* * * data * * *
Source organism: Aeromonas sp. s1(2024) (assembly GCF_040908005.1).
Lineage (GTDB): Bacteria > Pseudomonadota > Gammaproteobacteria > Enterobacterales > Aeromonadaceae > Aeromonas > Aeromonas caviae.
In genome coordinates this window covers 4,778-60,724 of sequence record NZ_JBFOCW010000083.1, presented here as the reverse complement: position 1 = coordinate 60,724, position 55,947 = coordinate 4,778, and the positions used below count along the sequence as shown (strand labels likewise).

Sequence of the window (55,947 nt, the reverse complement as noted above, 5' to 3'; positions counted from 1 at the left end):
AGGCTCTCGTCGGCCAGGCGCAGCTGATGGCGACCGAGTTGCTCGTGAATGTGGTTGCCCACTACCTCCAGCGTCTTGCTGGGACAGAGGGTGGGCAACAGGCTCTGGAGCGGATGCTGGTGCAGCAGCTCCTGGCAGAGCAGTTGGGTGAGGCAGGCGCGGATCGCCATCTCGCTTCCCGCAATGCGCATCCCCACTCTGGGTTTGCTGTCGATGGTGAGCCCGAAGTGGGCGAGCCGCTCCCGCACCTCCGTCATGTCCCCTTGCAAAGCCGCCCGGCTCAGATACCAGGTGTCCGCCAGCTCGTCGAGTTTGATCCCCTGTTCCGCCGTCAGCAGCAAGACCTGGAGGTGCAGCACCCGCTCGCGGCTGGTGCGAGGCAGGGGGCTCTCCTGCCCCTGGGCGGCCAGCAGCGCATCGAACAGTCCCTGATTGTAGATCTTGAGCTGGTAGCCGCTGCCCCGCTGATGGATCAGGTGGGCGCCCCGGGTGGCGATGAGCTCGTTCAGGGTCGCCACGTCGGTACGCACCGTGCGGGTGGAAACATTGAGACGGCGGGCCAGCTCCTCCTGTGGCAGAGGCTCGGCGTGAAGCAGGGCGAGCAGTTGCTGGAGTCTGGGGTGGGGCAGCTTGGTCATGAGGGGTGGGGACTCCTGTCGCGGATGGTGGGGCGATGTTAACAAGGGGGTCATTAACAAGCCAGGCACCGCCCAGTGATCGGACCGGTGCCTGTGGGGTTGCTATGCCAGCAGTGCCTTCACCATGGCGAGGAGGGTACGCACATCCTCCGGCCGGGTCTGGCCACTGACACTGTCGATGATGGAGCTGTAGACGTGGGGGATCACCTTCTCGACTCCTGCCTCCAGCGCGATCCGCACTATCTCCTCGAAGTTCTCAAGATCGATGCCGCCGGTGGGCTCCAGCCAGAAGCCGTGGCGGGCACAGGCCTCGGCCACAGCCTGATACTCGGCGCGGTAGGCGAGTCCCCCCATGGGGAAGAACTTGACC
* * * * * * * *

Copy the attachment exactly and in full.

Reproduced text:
Source organism: Aeromonas sp. s1(2024) (assembly GCF_040908005.1).
Lineage (GTDB): Bacteria > Pseudomonadota > Gammaproteobacteria > Enterobacterales > Aeromonadaceae > Aeromonas > Aeromonas caviae.
In genome coordinates this window covers 4,778-60,724 of sequence record NZ_JBFOCW010000083.1, presented here as the reverse complement: position 1 = coordinate 60,724, position 55,947 = coordinate 4,778, and the positions used below count along the sequence as shown (strand labels likewise).

Sequence of the window (55,947 nt, the reverse complement as noted above, 5' to 3'; positions counted from 1 at the left end):
AGGCTCTCGTCGGCCAGGCGCAGCTGATGGCGACCGAGTTGCTCGTGAATGTGGTTGCCCACTACCTCCAGCGTCTTGCTGGGACAGAGGGTGGGCAACAGGCTCTGGAGCGGATGCTGGTGCAGCAGCTCCTGGCAGAGCAGTTGGGTGAGGCAGGCGCGGATCGCCATCTCGCTTCCCGCAATGCGCATCCCCACTCTGGGTTTGCTGTCGATGGTGAGCCCGAAGTGGGCGAGCCGCTCCCGCACCTCCGTCATGTCCCCTTGCAAAGCCGCCCGGCTCAGATACCAGGTGTCCGCCAGCTCGTCGAGTTTGATCCCCTGTTCCGCCGTCAGCAGCAAGACCTGGAGGTGCAGCACCCGCTCGCGGCTGGTGCGAGGCAGGGGGCTCTCCTGCCCCTGGGCGGCCAGCAGCGCATCGAACAGTCCCTGATTGTAGATCTTGAGCTGGTAGCCGCTGCCCCGCTGATGGATCAGGTGGGCGCCCCGGGTGGCGATGAGCTCGTTCAGGGTCGCCACGTCGGTACGCACCGTGCGGGTGGAAACATTGAGACGGCGGGCCAGCTCCTCCTGTGGCAGAGGCTCGGCGTGAAGCAGGGCGAGCAGTTGCTGGAGTCTGGGGTGGGGCAGCTTGGTCATGAGGGGTGGGGACTCCTGTCGCGGATGGTGGGGCGATGTTAACAAGGGGGTCATTAACAAGCCAGGCACCGCCCAGTGATCGGACCGGTGCCTGTGGGGTTGCTATGCCAGCAGTGCCTTCACCATGGCGAGGAGGGTACGCACATCCTCCGGCCGGGTCTGGCCACTGACACTGTCGATGATGGAGCTGTAGACGTGGGGGATCACCTTCTCGACTCCTGCCTCCAGCGCGATCCGCACTATCTCCTCGAAGTTCTCAAGATCGATGCCGCCGGTGGGCTCCAGCCAGAAGCCGTGGCGGGCACAGGCCTCGGCCACAGCCTGATACTCGGCGCGGTAGGCGAGTCCCCCCATGGGGAAGAACTTGACC